Half a country away, in Anoka, Minnesota, Chuck Holden watches over the safety of 37,000 students each day. Holden is Transportation Director for Anoka-Hennepin District No. 11, a school district that includes 13 municipalities spread over 176 square miles!

The district's School Bus Discipline Policy, which has been in effect since 1987, has attracted lots of attention as a model policy. The policy highlights Class I and Class II offenses, each with its own consequences.

"The policy has helped everyone involved -- students, parents, drivers, teachers, and school administrators," says Holden.

"Before 1987," Holden says, "the school bus policy was a little vague. We were experiencing problems because discipline problems on school buses were being handled inconsistently. The policy has greatly reduced the inconsistencies."

"But discipline problems on the buses will never go away entirely," he adds.

In 1994, the state of Minnesota mandated bus safety education. All parents in the Anoka-Hennepin district must sign and return a note to their child's classroom teacher saying that they went over the bus safety rules with their child, Holden explains.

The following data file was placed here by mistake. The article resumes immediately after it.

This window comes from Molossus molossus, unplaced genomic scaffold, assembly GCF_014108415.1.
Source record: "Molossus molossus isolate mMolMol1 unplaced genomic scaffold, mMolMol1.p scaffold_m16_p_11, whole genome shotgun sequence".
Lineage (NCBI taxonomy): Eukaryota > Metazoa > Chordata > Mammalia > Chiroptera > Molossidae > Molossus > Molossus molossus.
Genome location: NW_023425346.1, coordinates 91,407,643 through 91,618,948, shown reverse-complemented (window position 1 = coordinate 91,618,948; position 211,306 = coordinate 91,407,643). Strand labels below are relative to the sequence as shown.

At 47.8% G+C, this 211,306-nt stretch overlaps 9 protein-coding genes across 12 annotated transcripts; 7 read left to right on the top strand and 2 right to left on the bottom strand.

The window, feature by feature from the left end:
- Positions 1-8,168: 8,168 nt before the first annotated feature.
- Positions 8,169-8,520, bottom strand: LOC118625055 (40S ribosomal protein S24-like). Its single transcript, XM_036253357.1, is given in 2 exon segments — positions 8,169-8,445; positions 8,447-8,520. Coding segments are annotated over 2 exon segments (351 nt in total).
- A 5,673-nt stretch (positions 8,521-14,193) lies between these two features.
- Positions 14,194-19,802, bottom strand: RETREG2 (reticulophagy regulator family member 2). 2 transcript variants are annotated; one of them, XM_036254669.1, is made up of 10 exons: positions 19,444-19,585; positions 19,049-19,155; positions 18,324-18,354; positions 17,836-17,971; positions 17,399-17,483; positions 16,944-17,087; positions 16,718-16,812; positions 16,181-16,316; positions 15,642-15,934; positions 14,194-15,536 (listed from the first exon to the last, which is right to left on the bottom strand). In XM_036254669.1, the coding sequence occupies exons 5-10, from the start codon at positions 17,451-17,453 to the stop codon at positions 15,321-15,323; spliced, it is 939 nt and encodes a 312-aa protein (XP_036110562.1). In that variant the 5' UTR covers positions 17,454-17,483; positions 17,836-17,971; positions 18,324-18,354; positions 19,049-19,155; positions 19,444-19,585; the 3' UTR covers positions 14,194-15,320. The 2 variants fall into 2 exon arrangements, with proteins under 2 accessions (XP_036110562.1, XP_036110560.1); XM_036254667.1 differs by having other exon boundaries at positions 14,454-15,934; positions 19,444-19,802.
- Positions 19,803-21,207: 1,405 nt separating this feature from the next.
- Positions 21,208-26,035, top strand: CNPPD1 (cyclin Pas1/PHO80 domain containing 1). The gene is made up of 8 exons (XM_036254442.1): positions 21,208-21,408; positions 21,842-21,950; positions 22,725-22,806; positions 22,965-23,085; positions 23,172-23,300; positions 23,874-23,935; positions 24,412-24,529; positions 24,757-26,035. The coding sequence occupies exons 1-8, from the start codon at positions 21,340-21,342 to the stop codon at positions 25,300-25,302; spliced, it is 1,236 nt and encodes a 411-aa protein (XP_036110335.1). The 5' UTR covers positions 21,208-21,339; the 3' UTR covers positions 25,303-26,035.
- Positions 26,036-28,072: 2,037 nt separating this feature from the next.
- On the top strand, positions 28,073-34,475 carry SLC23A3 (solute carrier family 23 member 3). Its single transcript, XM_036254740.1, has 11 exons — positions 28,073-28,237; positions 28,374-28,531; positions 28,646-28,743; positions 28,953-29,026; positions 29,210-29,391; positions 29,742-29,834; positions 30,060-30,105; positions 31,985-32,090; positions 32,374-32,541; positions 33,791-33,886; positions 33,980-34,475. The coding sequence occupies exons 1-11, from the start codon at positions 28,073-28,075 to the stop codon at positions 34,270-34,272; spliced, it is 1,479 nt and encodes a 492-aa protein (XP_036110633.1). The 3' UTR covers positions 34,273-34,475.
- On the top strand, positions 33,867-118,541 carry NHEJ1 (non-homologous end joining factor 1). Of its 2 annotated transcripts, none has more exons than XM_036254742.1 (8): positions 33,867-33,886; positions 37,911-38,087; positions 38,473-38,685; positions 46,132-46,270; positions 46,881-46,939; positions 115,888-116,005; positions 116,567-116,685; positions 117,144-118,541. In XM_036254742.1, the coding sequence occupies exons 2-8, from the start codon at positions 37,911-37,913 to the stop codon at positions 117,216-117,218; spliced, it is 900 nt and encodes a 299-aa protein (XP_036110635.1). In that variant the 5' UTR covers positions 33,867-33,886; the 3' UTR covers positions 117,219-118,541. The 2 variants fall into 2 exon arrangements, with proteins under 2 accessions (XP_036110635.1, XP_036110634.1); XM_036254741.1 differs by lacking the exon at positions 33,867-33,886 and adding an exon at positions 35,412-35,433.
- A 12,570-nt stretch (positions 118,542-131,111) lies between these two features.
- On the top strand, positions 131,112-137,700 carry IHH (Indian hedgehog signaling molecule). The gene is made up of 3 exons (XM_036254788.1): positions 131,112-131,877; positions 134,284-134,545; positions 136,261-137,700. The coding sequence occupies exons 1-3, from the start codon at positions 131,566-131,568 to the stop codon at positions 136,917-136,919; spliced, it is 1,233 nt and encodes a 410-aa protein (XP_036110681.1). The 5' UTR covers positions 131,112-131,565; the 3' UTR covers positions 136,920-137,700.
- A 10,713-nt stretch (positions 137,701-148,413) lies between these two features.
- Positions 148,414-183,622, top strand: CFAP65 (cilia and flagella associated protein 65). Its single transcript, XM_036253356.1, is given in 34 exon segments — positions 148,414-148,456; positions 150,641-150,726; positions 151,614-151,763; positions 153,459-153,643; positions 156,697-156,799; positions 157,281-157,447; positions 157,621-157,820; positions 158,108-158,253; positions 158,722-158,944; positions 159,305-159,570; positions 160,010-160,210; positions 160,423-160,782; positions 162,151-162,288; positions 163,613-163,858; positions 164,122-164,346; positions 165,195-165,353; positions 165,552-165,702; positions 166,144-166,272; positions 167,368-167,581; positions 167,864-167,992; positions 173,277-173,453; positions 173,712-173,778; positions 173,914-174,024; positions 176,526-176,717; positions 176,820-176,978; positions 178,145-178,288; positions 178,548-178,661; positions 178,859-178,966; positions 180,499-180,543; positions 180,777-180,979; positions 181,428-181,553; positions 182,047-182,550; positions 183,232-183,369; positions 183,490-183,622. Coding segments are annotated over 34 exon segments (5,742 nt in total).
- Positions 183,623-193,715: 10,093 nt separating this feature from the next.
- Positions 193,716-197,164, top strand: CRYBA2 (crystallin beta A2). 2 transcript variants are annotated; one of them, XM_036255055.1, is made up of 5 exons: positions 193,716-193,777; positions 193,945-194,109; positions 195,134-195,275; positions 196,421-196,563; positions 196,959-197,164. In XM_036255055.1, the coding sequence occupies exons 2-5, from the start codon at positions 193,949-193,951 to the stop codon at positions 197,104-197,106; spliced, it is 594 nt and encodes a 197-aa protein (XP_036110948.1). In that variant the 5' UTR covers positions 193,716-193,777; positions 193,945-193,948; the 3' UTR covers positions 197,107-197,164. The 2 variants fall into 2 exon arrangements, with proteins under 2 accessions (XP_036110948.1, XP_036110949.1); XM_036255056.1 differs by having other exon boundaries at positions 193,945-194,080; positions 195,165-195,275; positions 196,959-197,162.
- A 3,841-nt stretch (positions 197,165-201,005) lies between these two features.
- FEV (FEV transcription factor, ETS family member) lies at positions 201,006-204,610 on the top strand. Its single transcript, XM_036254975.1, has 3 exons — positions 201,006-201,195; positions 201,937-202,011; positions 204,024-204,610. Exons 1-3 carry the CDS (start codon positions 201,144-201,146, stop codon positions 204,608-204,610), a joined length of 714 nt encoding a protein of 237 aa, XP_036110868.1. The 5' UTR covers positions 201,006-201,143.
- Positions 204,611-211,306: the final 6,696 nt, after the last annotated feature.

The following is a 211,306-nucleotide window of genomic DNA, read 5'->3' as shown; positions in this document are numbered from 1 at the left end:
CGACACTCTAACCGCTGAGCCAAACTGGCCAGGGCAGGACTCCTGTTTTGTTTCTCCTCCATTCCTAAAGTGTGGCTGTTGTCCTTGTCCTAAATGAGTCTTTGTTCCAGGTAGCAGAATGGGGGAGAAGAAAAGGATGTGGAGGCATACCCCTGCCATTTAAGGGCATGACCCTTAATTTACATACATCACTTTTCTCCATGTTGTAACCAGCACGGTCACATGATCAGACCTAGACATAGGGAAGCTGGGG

"We don't have parents calling to complain anymore," he adds.

And overall discipline has improved.

"We've seen a drop in the number of discipline problems," says Holden. "But with 37,000 kids riding our buses each day we still hand out several hundred one- to three-day suspensions each year. A suspension will usually resolve the problem. Each year we handle just a few of the most serious offenses."

Officials meet monthly to review issues of bus discipline and bus safety, Holden adds. And a yearly meeting is set aside for the purpose of reviewing the discipline policy. In addition, drivers participate in special in-service programs focused on handling situations that require discipline.

"That has helped more than just having the policy," says Holden.

"Let's not forget that riding the bus is a privilege, not a right," he adds. And the district's policy helps to "drive home" that point to 37,000 students and their parents.

Related Resources

Article by Gary Hopkins
Education World® Editor-in-Chief
Copyright © Education World


Last updated: 10/4/2016